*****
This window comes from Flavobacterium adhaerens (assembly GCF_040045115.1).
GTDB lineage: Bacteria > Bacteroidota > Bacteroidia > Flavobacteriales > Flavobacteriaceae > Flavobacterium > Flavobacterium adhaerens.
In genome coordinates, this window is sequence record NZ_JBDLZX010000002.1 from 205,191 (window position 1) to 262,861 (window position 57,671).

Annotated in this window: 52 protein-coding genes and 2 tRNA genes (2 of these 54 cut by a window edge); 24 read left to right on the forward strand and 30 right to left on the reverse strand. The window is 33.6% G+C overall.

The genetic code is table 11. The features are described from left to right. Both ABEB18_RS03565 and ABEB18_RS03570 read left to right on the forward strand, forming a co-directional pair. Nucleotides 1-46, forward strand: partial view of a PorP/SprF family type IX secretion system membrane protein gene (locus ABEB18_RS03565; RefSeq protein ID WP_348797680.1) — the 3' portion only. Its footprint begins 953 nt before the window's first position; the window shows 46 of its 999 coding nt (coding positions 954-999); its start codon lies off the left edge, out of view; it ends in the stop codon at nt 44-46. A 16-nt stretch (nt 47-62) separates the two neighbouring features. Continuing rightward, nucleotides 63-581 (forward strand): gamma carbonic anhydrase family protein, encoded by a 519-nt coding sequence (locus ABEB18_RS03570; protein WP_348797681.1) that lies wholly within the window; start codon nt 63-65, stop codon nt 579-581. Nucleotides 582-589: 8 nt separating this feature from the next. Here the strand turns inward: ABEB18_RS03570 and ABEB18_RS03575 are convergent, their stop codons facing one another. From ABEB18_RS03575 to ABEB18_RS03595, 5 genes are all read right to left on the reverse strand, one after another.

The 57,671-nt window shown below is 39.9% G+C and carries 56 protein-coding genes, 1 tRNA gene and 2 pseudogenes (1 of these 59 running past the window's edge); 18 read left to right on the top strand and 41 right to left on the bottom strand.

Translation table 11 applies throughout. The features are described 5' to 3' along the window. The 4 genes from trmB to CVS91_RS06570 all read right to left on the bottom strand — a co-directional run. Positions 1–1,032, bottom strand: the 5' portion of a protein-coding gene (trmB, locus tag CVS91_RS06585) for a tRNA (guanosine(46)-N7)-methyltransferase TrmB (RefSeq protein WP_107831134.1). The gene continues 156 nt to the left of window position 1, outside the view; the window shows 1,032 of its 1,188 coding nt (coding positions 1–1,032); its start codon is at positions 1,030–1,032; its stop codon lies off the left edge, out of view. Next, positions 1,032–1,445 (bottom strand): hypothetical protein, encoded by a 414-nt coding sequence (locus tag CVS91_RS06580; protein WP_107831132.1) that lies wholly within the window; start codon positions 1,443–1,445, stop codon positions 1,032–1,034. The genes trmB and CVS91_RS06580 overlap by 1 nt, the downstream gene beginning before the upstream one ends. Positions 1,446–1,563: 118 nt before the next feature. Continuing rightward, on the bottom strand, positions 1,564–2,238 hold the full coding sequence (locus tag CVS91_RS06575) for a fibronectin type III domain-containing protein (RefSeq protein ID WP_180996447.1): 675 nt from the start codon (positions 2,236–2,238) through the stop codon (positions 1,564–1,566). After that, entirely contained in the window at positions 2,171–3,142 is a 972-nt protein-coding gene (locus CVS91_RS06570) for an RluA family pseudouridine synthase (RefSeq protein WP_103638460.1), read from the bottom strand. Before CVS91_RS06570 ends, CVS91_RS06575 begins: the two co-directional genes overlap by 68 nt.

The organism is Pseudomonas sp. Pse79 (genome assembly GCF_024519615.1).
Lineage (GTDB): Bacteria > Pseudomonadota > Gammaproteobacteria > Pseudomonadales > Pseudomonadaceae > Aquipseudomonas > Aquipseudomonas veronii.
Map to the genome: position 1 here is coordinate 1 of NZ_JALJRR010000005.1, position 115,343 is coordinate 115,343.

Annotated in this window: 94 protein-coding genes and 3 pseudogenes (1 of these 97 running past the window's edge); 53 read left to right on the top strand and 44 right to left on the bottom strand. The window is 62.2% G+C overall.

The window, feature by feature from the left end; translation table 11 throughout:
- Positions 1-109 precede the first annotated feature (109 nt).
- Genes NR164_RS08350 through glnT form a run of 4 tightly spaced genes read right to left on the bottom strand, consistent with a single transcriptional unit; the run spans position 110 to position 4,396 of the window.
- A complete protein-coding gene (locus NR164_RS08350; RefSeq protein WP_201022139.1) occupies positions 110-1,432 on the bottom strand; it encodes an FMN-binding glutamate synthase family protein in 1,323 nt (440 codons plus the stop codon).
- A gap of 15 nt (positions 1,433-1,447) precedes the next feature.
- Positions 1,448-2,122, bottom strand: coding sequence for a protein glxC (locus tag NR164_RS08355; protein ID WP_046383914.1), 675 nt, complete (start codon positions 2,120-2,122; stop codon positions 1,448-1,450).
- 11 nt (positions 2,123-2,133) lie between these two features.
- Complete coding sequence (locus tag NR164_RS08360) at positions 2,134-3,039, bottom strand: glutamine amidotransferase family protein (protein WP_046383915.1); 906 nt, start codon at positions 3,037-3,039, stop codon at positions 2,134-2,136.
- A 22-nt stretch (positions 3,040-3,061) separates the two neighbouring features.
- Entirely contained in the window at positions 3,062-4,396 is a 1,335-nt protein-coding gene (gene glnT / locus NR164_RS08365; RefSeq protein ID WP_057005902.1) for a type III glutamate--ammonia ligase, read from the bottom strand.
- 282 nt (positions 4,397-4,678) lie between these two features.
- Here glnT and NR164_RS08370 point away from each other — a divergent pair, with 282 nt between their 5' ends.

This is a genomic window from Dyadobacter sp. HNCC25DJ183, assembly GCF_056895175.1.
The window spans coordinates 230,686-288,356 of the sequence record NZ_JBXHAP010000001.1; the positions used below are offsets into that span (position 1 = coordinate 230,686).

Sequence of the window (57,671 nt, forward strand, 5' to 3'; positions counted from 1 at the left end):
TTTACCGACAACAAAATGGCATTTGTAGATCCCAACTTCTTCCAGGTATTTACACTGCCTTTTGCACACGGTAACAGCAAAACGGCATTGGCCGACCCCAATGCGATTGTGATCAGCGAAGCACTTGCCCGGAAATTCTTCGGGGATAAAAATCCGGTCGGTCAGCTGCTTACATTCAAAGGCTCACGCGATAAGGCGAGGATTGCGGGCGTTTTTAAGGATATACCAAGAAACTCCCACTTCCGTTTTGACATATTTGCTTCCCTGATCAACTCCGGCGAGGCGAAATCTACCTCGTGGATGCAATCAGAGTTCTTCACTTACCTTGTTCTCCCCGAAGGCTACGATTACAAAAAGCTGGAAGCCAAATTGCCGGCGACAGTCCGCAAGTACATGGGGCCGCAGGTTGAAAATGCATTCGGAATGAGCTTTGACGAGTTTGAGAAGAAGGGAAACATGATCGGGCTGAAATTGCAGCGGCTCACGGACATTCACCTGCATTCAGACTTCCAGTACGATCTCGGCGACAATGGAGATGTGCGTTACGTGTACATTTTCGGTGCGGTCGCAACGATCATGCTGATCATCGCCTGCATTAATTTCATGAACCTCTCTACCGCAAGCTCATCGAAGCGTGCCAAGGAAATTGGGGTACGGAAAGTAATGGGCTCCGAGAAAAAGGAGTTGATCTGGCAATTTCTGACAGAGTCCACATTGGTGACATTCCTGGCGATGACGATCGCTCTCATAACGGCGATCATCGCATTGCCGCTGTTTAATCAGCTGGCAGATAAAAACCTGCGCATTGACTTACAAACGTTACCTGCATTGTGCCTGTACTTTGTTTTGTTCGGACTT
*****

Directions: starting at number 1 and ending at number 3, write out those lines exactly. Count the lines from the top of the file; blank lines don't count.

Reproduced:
This window comes from Flavobacterium adhaerens (assembly GCF_040045115.1).
GTDB lineage: Bacteria > Bacteroidota > Bacteroidia > Flavobacteriales > Flavobacteriaceae > Flavobacterium > Flavobacterium adhaerens.
In genome coordinates, this window is sequence record NZ_JBDLZX010000002.1 from 205,191 (window position 1) to 262,861 (window position 57,671).